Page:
An LFP cell will permanently fail if the voltage of the cell falls too low, typically below 2.4V, or is pushed too high, typically above 3.8V or charged below freezing (32F / 0C). The difference between Lead-acid batteries and LFP is that Lead-acid will eventually be damaged when over-discharged or over-charged, but only if these conditions persist for an extended period of time. A lithium battery can be severely damaged by over-charging and over-discharging just one single time.
Surprisingly, a lead-acid battery will recover a majority of its capacity from over-discharge after it has been left in a discharged state for multiple days, depending on battery type and brand. The BMS ensures the cells never reach these points, by cutting off the power flow into and out of the batteries.
Due to real-world manufacturing differences, the cells in any battery are not 100% identical. If a battery pack is not properly balanced, some cells will reach a fully charged state, or discharged state, earlier than others. The differences will increase if the cells are not balanced/equalized regularly. In a lead-acid battery a small current will continue to flow even after one or more cells are fully charged (the main effect of this current is decomposition of water into hydrogen and oxygen). This current helps to fully charge other cells that are lagging behind, thus equalizing the charge state of all cells.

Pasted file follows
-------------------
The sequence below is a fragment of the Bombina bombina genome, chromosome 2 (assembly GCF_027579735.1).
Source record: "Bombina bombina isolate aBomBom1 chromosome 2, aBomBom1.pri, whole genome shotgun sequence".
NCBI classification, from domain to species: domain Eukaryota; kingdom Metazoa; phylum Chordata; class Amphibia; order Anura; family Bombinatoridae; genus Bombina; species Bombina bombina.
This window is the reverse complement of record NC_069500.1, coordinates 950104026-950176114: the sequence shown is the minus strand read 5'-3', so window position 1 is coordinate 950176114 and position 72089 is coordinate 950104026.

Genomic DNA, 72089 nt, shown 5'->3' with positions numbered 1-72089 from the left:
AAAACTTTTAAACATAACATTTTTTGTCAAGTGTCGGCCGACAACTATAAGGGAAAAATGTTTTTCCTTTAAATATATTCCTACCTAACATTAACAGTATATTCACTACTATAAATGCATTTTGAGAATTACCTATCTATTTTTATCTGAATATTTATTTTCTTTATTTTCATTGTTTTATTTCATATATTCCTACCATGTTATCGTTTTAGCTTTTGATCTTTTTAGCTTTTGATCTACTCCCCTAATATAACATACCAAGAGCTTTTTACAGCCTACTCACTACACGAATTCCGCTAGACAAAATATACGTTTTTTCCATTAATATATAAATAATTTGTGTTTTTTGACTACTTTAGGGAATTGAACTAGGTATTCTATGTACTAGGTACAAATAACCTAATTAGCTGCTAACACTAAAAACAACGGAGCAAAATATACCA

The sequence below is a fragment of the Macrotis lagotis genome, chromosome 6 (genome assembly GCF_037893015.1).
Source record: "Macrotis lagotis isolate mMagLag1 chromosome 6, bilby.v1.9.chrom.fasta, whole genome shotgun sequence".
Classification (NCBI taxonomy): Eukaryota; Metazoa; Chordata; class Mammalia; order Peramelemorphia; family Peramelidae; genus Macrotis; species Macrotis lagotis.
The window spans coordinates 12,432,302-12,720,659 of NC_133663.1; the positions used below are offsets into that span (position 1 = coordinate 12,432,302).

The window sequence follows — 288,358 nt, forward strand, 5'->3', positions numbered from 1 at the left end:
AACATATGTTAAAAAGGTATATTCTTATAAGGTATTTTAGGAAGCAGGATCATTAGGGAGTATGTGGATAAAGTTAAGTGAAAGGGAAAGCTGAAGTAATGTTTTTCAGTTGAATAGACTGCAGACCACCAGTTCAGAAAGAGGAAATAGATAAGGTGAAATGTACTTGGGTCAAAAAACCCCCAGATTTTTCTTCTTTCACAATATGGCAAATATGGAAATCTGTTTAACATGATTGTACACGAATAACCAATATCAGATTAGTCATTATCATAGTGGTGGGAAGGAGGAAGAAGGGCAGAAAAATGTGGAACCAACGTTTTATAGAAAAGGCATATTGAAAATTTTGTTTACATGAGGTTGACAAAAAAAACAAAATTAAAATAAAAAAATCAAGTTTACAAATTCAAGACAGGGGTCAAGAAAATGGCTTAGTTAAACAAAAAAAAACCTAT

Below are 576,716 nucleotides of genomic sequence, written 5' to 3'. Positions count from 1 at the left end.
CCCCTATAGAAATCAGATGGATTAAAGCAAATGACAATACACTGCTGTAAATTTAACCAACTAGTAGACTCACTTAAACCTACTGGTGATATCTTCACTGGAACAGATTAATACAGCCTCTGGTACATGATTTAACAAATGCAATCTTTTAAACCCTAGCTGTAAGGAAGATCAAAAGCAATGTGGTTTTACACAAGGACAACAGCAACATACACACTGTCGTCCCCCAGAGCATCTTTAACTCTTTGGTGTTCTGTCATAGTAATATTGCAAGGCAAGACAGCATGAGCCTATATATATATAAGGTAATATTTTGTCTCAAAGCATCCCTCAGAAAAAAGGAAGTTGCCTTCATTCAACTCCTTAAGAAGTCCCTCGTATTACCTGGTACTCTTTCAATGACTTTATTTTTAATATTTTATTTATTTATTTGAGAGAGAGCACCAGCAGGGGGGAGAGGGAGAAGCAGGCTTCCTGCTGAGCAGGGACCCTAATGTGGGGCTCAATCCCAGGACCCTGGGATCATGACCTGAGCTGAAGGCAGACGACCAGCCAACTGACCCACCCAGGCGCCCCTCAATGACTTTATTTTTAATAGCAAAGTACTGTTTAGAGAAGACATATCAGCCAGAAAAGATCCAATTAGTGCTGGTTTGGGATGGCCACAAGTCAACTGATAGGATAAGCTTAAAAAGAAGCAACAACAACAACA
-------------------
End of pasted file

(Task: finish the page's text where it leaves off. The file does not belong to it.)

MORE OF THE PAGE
In comparison, the current through an LFP cell when fully charged is nearly zero, therefore the lagging cells will not be fully charged. Unlike Lead-acid, the cells that are fully charged will raise in voltage extremely quickly, which can lead to instant degradation of the battery if left unmanaged. Over time the differences between cells may become so extreme that, even though the overall battery voltage is within limits, some cells will fail due to over- or under-voltage, so cell balancing and monitoring is absolutely required.